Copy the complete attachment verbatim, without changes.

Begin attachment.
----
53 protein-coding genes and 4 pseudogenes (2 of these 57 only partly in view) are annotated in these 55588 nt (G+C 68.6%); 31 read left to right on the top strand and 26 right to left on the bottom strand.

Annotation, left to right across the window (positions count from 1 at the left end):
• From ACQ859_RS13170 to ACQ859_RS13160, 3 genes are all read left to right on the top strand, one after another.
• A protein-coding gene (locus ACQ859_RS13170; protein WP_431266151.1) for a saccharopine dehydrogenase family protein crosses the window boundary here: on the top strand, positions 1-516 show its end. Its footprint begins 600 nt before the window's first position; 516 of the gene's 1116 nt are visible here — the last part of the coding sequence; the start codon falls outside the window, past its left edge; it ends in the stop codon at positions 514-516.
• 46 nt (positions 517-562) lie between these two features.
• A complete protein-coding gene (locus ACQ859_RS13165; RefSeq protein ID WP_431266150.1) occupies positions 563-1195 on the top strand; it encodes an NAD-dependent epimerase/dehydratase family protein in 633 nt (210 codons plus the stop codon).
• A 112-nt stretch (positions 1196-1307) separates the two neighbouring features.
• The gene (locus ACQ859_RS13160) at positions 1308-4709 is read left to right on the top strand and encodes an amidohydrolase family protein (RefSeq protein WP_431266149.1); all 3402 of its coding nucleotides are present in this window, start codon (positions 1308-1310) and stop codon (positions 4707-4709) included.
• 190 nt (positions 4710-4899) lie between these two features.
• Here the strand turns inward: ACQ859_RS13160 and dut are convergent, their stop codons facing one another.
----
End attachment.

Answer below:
53 protein-coding genes and 4 pseudogenes (2 of these 57 only partly in view) are annotated in these 55588 nt (G+C 68.6%); 31 read left to right on the top strand and 26 right to left on the bottom strand.

Annotation, left to right across the window (positions count from 1 at the left end):
• From ACQ859_RS13170 to ACQ859_RS13160, 3 genes are all read left to right on the top strand, one after another.
• A protein-coding gene (locus ACQ859_RS13170; protein WP_431266151.1) for a saccharopine dehydrogenase family protein crosses the window boundary here: on the top strand, positions 1-516 show its end. Its footprint begins 600 nt before the window's first position; 516 of the gene's 1116 nt are visible here — the last part of the coding sequence; the start codon falls outside the window, past its left edge; it ends in the stop codon at positions 514-516.
• 46 nt (positions 517-562) lie between these two features.
• A complete protein-coding gene (locus ACQ859_RS13165; RefSeq protein ID WP_431266150.1) occupies positions 563-1195 on the top strand; it encodes an NAD-dependent epimerase/dehydratase family protein in 633 nt (210 codons plus the stop codon).
• A 112-nt stretch (positions 1196-1307) separates the two neighbouring features.
• The gene (locus ACQ859_RS13160) at positions 1308-4709 is read left to right on the top strand and encodes an amidohydrolase family protein (RefSeq protein WP_431266149.1); all 3402 of its coding nucleotides are present in this window, start codon (positions 1308-1310) and stop codon (positions 4707-4709) included.
• 190 nt (positions 4710-4899) lie between these two features.
• Here the strand turns inward: ACQ859_RS13160 and dut are convergent, their stop codons facing one another.